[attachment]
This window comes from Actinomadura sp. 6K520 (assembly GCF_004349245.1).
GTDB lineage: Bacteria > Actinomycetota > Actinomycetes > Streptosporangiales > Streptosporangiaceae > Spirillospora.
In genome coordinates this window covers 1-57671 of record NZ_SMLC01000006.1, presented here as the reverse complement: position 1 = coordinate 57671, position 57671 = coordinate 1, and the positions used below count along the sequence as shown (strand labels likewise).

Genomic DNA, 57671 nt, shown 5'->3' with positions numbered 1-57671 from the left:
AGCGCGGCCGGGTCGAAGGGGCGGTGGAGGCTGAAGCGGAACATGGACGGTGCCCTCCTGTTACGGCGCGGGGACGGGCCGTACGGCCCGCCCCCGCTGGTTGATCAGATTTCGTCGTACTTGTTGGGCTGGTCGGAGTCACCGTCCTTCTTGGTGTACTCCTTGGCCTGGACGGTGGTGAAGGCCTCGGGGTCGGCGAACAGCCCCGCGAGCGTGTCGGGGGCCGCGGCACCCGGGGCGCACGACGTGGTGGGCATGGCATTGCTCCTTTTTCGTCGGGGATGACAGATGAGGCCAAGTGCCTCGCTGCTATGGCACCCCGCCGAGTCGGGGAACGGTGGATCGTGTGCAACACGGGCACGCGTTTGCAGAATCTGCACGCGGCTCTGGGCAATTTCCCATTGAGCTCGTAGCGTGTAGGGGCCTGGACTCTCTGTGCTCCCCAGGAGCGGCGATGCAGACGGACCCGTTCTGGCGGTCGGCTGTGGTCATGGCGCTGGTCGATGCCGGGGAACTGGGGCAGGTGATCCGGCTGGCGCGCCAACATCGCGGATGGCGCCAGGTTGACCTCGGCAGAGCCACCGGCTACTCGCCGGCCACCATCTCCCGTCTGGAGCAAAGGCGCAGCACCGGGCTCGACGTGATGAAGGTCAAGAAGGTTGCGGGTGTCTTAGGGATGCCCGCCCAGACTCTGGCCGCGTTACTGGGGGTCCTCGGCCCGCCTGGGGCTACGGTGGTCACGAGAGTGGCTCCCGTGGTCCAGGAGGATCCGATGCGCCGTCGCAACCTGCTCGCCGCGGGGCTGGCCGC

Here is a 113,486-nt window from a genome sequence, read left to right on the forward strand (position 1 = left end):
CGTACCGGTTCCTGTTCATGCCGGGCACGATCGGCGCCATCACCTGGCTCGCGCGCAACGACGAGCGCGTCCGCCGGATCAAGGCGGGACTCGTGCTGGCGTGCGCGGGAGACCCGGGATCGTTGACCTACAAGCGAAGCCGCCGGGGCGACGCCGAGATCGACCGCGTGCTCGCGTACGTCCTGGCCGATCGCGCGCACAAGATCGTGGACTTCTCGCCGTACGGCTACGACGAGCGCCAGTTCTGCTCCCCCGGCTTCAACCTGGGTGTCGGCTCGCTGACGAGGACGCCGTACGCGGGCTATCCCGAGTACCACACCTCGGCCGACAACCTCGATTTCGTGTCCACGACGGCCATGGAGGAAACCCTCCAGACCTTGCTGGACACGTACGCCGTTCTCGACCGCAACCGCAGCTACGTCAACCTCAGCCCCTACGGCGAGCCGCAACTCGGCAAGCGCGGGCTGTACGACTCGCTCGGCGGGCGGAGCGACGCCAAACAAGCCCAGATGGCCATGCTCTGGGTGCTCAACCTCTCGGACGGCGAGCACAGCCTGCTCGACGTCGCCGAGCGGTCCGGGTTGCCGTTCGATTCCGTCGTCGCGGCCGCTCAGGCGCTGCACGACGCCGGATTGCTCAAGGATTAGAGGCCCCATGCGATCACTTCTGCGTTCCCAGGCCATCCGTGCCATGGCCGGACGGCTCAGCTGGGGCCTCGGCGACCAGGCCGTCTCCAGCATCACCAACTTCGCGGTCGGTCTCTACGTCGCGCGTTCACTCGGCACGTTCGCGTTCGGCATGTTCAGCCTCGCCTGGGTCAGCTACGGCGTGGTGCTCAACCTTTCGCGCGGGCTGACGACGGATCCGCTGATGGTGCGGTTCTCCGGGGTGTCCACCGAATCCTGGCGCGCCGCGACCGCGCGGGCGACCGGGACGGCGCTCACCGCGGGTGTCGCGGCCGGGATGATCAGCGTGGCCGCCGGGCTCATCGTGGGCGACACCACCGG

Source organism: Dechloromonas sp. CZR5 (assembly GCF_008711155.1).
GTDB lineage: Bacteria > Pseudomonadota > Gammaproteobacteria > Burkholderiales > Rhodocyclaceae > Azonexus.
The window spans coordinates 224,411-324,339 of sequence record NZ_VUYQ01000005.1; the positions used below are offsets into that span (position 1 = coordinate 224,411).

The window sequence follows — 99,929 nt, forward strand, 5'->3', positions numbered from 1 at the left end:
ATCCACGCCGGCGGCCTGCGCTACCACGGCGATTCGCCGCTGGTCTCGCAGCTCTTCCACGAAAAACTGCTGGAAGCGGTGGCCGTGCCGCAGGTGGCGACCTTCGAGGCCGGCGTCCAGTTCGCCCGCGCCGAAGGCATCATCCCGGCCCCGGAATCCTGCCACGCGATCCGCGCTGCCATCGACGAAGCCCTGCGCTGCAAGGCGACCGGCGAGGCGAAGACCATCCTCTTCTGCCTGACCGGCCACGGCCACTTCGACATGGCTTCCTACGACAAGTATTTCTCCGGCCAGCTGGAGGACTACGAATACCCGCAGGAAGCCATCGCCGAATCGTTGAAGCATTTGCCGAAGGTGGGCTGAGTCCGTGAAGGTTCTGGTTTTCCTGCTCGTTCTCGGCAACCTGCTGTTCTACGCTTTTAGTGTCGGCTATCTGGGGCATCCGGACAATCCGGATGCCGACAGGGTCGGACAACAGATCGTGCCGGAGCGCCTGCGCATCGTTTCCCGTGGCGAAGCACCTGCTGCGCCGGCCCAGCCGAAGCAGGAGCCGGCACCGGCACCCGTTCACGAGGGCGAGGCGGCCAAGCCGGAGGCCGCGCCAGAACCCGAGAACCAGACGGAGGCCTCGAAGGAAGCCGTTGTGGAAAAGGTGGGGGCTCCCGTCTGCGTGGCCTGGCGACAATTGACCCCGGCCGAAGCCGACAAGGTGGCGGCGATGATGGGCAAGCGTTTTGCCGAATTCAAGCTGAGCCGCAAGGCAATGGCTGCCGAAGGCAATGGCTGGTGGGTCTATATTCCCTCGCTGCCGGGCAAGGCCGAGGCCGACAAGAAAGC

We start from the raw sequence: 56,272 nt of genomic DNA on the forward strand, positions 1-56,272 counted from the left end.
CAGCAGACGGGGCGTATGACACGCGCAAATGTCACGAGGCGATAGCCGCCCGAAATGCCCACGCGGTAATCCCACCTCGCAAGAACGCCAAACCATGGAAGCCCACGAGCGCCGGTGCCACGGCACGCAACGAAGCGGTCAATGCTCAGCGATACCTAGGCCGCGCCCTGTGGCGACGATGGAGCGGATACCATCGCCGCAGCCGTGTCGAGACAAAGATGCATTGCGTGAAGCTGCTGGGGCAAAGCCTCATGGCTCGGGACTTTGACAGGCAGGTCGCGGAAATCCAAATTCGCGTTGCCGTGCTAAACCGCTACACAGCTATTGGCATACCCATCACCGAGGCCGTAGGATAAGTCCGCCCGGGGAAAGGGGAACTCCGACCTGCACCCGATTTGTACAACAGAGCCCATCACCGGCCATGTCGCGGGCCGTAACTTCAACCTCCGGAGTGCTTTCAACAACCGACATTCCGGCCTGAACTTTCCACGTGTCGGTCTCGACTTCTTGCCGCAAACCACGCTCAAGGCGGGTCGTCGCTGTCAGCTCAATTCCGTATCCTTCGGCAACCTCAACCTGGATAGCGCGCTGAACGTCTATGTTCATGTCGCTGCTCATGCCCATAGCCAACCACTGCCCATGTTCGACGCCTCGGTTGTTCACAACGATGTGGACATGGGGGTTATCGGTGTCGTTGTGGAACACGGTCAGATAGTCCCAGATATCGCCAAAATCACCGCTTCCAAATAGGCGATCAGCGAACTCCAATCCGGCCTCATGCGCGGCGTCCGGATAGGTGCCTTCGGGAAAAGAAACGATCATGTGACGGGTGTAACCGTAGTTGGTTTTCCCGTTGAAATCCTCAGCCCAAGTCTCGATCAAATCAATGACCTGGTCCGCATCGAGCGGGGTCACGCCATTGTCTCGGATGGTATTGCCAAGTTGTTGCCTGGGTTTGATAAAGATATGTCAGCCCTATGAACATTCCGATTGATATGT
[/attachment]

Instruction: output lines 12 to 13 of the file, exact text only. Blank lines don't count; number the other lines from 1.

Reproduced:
ATCCACGCCGGCGGCCTGCGCTACCACGGCGATTCGCCGCTGGTCTCGCAGCTCTTCCACGAAAAACTGCTGGAAGCGGTGGCCGTGCCGCAGGTGGCGACCTTCGAGGCCGGCGTCCAGTTCGCCCGCGCCGAAGGCATCATCCCGGCCCCGGAATCCTGCCACGCGATCCGCGCTGCCATCGACGAAGCCCTGCGCTGCAAGGCGACCGGCGAGGCGAAGACCATCCTCTTCTGCCTGACCGGCCACGGCCACTTCGACATGGCTTCCTACGACAAGTATTTCTCCGGCCAGCTGGAGGACTACGAATACCCGCAGGAAGCCATCGCCGAATCGTTGAAGCATTTGCCGAAGGTGGGCTGAGTCCGTGAAGGTTCTGGTTTTCCTGCTCGTTCTCGGCAACCTGCTGTTCTACGCTTTTAGTGTCGGCTATCTGGGGCATCCGGACAATCCGGATGCCGACAGGGTCGGACAACAGATCGTGCCGGAGCGCCTGCGCATCGTTTCCCGTGGCGAAGCACCTGCTGCGCCGGCCCAGCCGAAGCAGGAGCCGGCACCGGCACCCGTTCACGAGGGCGAGGCGGCCAAGCCGGAGGCCGCGCCAGAACCCGAGAACCAGACGGAGGCCTCGAAGGAAGCCGTTGTGGAAAAGGTGGGGGCTCCCGTCTGCGTGGCCTGGCGACAATTGACCCCGGCCGAAGCCGACAAGGTGGCGGCGATGATGGGCAAGCGTTTTGCCGAATTCAAGCTGAGCCGCAAGGCAATGGCTGCCGAAGGCAATGGCTGGTGGGTCTATATTCCCTCGCTGCCGGGCAAGGCCGAGGCCGACAAGAAAGC

We start from the raw sequence: 56,272 nt of genomic DNA on the forward strand, positions 1-56,272 counted from the left end.